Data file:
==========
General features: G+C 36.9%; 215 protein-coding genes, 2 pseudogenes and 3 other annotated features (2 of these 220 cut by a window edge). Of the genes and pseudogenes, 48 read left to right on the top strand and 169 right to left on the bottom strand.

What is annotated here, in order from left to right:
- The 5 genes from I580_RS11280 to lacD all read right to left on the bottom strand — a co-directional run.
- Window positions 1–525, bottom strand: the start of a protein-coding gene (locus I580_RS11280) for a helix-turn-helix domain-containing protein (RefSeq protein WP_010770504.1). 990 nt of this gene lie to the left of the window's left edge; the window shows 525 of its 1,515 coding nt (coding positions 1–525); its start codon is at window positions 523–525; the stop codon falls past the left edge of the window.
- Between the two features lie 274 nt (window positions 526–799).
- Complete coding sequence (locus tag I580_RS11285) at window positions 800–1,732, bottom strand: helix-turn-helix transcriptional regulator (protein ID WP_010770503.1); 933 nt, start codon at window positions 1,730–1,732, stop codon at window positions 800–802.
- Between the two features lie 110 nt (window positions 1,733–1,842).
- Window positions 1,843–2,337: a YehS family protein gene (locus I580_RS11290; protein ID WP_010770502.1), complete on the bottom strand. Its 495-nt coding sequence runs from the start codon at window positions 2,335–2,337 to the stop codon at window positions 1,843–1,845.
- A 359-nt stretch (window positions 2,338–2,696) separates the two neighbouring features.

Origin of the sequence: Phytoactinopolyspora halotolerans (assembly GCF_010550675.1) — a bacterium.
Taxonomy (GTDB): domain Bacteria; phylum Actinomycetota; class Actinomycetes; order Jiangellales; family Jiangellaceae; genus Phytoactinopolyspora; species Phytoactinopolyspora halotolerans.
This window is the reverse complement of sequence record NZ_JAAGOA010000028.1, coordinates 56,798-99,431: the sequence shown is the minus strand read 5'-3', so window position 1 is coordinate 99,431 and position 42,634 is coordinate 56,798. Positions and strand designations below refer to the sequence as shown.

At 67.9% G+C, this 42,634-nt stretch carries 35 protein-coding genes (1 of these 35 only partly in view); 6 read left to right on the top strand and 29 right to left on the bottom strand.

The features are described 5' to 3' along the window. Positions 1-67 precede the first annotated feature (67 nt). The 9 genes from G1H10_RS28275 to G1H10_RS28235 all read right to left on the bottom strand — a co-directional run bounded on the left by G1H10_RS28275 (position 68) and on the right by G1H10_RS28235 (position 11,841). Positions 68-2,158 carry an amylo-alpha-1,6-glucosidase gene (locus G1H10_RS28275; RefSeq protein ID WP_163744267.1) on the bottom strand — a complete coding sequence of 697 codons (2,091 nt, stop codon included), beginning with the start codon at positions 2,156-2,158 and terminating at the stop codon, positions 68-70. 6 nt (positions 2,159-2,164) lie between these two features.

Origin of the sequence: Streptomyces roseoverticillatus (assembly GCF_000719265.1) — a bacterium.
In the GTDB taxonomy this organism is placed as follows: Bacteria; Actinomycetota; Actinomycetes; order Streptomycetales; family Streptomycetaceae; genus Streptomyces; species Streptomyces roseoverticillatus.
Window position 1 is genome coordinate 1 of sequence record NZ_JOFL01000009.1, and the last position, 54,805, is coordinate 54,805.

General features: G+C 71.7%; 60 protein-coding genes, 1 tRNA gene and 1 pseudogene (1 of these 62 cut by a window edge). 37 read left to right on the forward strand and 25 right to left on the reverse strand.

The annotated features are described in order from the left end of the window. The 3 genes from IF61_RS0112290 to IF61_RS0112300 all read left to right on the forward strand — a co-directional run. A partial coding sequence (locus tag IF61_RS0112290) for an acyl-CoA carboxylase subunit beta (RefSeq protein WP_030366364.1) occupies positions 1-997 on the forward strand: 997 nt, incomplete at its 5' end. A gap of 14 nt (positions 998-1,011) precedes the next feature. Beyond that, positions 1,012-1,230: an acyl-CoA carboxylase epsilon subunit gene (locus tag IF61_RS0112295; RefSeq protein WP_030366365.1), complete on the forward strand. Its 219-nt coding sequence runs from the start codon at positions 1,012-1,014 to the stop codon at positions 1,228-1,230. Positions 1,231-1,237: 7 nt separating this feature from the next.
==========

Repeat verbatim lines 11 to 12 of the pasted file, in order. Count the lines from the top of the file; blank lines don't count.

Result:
Taxonomy (GTDB): domain Bacteria; phylum Actinomycetota; class Actinomycetes; order Jiangellales; family Jiangellaceae; genus Phytoactinopolyspora; species Phytoactinopolyspora halotolerans.
This window is the reverse complement of sequence record NZ_JAAGOA010000028.1, coordinates 56,798-99,431: the sequence shown is the minus strand read 5'-3', so window position 1 is coordinate 99,431 and position 42,634 is coordinate 56,798. Positions and strand designations below refer to the sequence as shown.